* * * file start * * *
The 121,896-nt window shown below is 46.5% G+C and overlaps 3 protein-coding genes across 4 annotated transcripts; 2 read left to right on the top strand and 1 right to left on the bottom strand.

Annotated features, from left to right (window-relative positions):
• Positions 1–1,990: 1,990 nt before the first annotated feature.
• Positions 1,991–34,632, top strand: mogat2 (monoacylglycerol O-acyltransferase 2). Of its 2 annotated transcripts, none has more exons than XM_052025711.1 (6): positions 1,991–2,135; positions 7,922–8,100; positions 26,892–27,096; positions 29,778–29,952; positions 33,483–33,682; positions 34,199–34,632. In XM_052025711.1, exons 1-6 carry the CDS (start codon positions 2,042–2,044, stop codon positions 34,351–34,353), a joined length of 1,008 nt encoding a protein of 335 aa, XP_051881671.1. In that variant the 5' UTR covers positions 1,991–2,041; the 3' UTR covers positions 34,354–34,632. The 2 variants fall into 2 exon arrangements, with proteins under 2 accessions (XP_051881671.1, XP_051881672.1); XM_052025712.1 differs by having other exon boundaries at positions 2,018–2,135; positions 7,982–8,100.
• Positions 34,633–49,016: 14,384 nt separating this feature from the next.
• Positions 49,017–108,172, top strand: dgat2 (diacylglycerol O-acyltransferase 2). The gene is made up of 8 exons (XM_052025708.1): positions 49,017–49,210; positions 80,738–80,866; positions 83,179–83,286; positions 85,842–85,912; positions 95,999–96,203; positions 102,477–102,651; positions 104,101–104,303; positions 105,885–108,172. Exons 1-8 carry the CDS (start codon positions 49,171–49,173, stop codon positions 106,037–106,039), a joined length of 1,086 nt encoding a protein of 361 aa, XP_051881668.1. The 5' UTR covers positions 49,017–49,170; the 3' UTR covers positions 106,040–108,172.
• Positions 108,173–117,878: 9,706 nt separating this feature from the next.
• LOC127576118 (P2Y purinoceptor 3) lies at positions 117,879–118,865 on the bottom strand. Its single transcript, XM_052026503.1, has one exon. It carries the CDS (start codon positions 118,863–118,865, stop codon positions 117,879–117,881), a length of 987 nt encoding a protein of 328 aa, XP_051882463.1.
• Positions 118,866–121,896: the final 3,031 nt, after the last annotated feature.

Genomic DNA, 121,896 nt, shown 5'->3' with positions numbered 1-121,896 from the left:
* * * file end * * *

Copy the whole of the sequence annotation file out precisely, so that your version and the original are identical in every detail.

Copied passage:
The 121,896-nt window shown below is 46.5% G+C and overlaps 3 protein-coding genes across 4 annotated transcripts; 2 read left to right on the top strand and 1 right to left on the bottom strand.

Annotated features, from left to right (window-relative positions):
• Positions 1–1,990: 1,990 nt before the first annotated feature.
• Positions 1,991–34,632, top strand: mogat2 (monoacylglycerol O-acyltransferase 2). Of its 2 annotated transcripts, none has more exons than XM_052025711.1 (6): positions 1,991–2,135; positions 7,922–8,100; positions 26,892–27,096; positions 29,778–29,952; positions 33,483–33,682; positions 34,199–34,632. In XM_052025711.1, exons 1-6 carry the CDS (start codon positions 2,042–2,044, stop codon positions 34,351–34,353), a joined length of 1,008 nt encoding a protein of 335 aa, XP_051881671.1. In that variant the 5' UTR covers positions 1,991–2,041; the 3' UTR covers positions 34,354–34,632. The 2 variants fall into 2 exon arrangements, with proteins under 2 accessions (XP_051881671.1, XP_051881672.1); XM_052025712.1 differs by having other exon boundaries at positions 2,018–2,135; positions 7,982–8,100.
• Positions 34,633–49,016: 14,384 nt separating this feature from the next.
• Positions 49,017–108,172, top strand: dgat2 (diacylglycerol O-acyltransferase 2). The gene is made up of 8 exons (XM_052025708.1): positions 49,017–49,210; positions 80,738–80,866; positions 83,179–83,286; positions 85,842–85,912; positions 95,999–96,203; positions 102,477–102,651; positions 104,101–104,303; positions 105,885–108,172. Exons 1-8 carry the CDS (start codon positions 49,171–49,173, stop codon positions 106,037–106,039), a joined length of 1,086 nt encoding a protein of 361 aa, XP_051881668.1. The 5' UTR covers positions 49,017–49,170; the 3' UTR covers positions 106,040–108,172.
• Positions 108,173–117,878: 9,706 nt separating this feature from the next.
• LOC127576118 (P2Y purinoceptor 3) lies at positions 117,879–118,865 on the bottom strand. Its single transcript, XM_052026503.1, has one exon. It carries the CDS (start codon positions 118,863–118,865, stop codon positions 117,879–117,881), a length of 987 nt encoding a protein of 328 aa, XP_051882463.1.
• Positions 118,866–121,896: the final 3,031 nt, after the last annotated feature.

Genomic DNA, 121,896 nt, shown 5'->3' with positions numbered 1-121,896 from the left: